“What’s Different About Living In Croatia Than In California?” (Part II)
In the last (non)chapter about this particular question, in this (non)book about my back-and-forth life between California (where I am this summer) and Croatia (where I’ll head back to early in September), we focused on what’s different about my own brain waves while I live in each place.
Lots of that internal difference is based, I believe, on the vast external differences between California and Croatia.
Lots and lots of Croat ex-pats have settled, over the past century-and-a-half in California coastal communities, because of similarities in things like weather, growing seasons and foods, proximity to the sea, etc.
But as a twenty-first century Californian heading the opposite direction, I perceive . . . and appreciate . . . the differences.
And that’s what this (non)chapter is about: some examples and specifics about what I perceive as the most different/having the biggest impact on my daily life/personality/happiness/creativity.
In other words, this is going to be highly-subjective, and you might not have the same experience or perceptions at all because we are all . . . like all places . . . different.
So without further ado, and in no particular order . . . .
1. Life on-foot
The other day, a very kind and intelligent friend asked me, “Your Instagram photos of flowers . . . where do you FIND them?”
He meant the flowers.
I was dumbfounded.
Because where does one find them?
Hiking. Walking down the street. At florist shops you pass. In plant nurseries. In bouquets at Trader Joe’s.
Ever since my friend asked, his question has rattled around in my brain. Because he is a smart guy. And he makes good photos himself.
And because the answer seemed so obvious to me.
Until I figured out that, apparently, it wasn’t so obvious as I’d thought. (Because the smart guy who makes good pictures sincerely asked it. Like, he really didn’t know.)
So, what does this have to do with the difference between California and Croatia?
It occurred to me that this thing . . . where do you find your flowers to photograph? . . . that is now “obvious” to me got to be obvious to me probably from Living Life On Foot.
In other words, spending March through May in Croatia with no car changed the way I see things.
It is the-having-no-car . . . the walking, or figuring out where you can get by bus or ferry and walking to those things and getting on and off them and then walking some more . . . for months and months at a time . . . that finally gets you to slow your ass down.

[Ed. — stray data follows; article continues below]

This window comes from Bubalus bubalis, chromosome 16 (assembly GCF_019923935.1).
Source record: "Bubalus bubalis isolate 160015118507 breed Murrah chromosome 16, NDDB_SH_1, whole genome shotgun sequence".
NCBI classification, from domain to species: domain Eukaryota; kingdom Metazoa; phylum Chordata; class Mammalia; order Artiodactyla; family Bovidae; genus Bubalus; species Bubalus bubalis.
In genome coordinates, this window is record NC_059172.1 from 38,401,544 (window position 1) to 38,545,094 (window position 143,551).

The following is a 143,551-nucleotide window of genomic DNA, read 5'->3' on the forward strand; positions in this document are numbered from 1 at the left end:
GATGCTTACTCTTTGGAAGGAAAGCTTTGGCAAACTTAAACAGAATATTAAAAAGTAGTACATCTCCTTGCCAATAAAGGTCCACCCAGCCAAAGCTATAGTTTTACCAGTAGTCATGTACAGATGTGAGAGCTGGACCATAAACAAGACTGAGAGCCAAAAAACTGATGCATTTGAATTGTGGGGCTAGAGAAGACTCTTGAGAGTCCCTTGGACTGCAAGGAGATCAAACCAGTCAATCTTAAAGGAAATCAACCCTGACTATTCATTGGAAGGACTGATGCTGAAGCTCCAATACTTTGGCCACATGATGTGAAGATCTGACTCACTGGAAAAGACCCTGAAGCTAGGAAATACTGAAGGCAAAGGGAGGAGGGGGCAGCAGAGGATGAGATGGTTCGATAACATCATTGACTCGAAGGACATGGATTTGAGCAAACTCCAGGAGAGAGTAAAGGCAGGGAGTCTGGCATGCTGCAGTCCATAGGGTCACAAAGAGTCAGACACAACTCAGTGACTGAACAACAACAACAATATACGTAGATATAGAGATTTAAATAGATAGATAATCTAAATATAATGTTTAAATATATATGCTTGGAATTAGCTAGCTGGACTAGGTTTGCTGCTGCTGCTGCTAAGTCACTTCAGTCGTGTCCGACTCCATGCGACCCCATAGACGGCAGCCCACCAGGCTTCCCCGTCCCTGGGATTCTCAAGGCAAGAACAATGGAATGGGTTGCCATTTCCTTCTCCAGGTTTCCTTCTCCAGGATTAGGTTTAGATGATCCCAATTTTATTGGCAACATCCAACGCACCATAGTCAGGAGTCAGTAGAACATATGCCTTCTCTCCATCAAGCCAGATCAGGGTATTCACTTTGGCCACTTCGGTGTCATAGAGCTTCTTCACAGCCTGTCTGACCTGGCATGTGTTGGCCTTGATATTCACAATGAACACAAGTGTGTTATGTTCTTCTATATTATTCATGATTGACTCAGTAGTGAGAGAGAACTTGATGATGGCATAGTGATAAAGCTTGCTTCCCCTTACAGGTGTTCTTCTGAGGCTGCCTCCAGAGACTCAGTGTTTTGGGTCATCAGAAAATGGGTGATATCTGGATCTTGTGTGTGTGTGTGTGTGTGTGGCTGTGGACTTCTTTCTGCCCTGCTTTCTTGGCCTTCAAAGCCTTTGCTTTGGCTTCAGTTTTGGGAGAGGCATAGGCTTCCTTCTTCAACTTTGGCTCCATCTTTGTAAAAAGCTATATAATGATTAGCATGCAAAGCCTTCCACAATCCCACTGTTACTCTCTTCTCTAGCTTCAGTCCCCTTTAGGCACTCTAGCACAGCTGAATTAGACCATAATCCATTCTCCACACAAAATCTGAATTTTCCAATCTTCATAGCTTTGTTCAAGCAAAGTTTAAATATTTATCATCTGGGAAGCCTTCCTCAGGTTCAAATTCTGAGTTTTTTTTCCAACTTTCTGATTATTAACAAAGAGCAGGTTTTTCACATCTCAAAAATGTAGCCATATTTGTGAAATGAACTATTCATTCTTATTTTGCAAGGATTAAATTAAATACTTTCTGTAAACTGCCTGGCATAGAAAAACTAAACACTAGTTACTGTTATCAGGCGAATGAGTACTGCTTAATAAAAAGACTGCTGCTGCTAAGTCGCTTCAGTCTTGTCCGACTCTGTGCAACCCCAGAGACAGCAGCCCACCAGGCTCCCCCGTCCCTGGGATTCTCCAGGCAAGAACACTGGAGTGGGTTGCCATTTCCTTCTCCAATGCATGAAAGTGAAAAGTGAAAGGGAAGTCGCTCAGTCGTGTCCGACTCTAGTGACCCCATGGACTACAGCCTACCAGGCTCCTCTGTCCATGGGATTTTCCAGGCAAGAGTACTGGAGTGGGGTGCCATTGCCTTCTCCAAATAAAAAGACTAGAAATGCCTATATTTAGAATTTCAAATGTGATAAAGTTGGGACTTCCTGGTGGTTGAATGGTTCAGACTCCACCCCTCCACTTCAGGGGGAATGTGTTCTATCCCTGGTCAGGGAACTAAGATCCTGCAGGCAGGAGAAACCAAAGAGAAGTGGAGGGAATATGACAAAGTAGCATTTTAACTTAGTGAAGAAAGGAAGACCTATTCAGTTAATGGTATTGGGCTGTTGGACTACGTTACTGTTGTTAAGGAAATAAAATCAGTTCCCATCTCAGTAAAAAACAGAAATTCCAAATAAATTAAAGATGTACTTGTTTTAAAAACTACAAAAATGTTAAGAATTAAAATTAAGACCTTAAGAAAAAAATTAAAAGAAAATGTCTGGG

Which gets you grounded.
Which gets you to see things around you. Close up. Different ways of seeing, and different things. Seeing them — buildings, flowers, humans, spirit animals, clouds, trees, the sea — as your eyes are moving upon them and past them slowly enough for once in your life actually to notice.
Instead of whizzing, always and over and over again and every day ZIP ZIP ZIP over miles and miles at so-many-miles-per-hour in various metallic assault and assault-protection vehicles that are meant to get you places FAST. While you are only looking out the window at the road to get you there as quickly as possible, without hitting any of the other vehicles.
Of course, people in Croatia have cars. But I didn’t. And the population is small and spread out and the car culture is just not the same as it is in California. Which allows you the chance to fall easily (and happily) into the habit of hoofing it. And looking at things. And talking to people. And carrying your groceries home.
And burning more calories and breathing more regularly and feeling better physically, to boot.
Walking also spurs all kinds of emotional and creative epiphanies. And writerly inspiration. And photo opportunities.
In fact, the car vs no-car difference between my life in California and in Croatia might be the biggest game-changer in my outlook, productivity, creativity, and sense of connectedness (to the Earth I’m walking on, and to the people I see — even though I am not fluent in their language) from place to place.
[Yep. I could also have no car in California. But I’ve run the numbers: the cost of Uber rides to supplement the piss-poor public transportation we have here would be prohibitive. And it would take me forever to get from place to place that I need to be with family, lodging, work gigs, etc. Which would defeat the whole more-peaceful purpose.]